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Essential Functions for DPT Students

The School of Physical Therapy is committed to enabling  students with disabilities to complete the course of study of the Doctor  of Physical Therapy (DPT) program by means of reasonable accommodations  consistent with the Americans with Disabilities Act (ADA). These  essential functions reflect the expectations and required abilities  considered essential for physical therapy students to become primary  healthcare professionals. All students admitted to the DPT program  should be able to demonstrate these abilities at the time of admission  and at all times during their matriculation.

Cognitive Functions

  • Comprehend, retain, and retrieve complex information from the  liberal arts, basic sciences, mathematics, and psychological and  clinical sciences and apply this information to professional course  work.
  • Comprehend, synthesize, and integrate information from written  materials, demonstration, lectures, class discussions, laboratory  practice sessions, and real and simulated patients.
  • Apply information obtained from classroom, laboratory, and written  materials to the examination, evaluation and intervention of real and  simulated patients.
  • Procure evidence based information and apply it to the practice of physical therapy.
  • Critically analyze information taken from lectures, class  discussion, written materials, research literature, laboratory, and  patient demonstrations to develop and support the rationale for  appropriate patient examinations, evaluations, and interventions.
  • Determine the physical therapy needs of any patient with potential movement dysfunction.
  • Develop and document a physical therapy plan of care for any patient with movement dysfunction.
  • Demonstrate management skills including planning, organizing, supervising, and delegating.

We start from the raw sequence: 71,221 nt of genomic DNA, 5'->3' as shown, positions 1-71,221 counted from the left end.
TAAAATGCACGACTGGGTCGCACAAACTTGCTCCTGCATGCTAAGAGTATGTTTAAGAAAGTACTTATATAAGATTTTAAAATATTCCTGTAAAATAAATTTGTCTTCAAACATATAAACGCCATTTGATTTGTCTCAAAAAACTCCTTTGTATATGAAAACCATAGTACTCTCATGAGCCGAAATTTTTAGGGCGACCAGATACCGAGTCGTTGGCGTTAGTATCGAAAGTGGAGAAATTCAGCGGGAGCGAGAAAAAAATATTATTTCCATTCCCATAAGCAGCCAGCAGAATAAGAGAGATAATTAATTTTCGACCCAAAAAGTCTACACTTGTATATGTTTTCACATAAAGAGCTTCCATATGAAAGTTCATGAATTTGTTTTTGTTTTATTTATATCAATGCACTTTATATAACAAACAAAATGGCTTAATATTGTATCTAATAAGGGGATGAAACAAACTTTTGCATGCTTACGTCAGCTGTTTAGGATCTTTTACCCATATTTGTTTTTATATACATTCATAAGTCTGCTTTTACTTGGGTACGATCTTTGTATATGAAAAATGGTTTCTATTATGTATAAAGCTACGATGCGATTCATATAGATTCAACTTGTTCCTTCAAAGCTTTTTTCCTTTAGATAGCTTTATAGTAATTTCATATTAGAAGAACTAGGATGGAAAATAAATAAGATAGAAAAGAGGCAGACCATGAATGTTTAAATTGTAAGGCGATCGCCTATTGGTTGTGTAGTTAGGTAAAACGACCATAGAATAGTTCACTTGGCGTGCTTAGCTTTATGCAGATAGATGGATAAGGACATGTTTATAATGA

• Develop and apply programs of prevention and health promotion in a variety of client and patient populations.
  • Participate in the process of scientific inquiry.

Affective & Communication Functions

  • Establish professional, empathic relationships with individuals from  a variety of backgrounds, ages, and needs, based on mutual trust.
  • Recognize the impact and influence of lifestyle, socioeconomic  class, culture, beliefs, race, and abilities on patients and colleagues.
  • Engage in respectful, non-judgmental interactions with individual  from various lifestyles, cultures, beliefs, races, socioeconomic  classes, and abilities.
  • Develop and maintain effective, respectful working relationships  with professional colleagues, peers, patients, families, and the general  public.
  • Work effectively as part of an interdisciplinary team.
  • Utilize appropriate professional verbal, nonverbal and written communication with patients, families, colleagues and others.
  • Recognize the psychosocial impact of movement dysfunction and  disability on the client and family; integrate these needs into the  evaluation and plan of care.
  • Apply teaching and learning theories and methods in the healthcare and community environments.
  • Meet externally imposed deadlines and time requirements.
  • Effectively and consistently manage personal stress and the stress of others.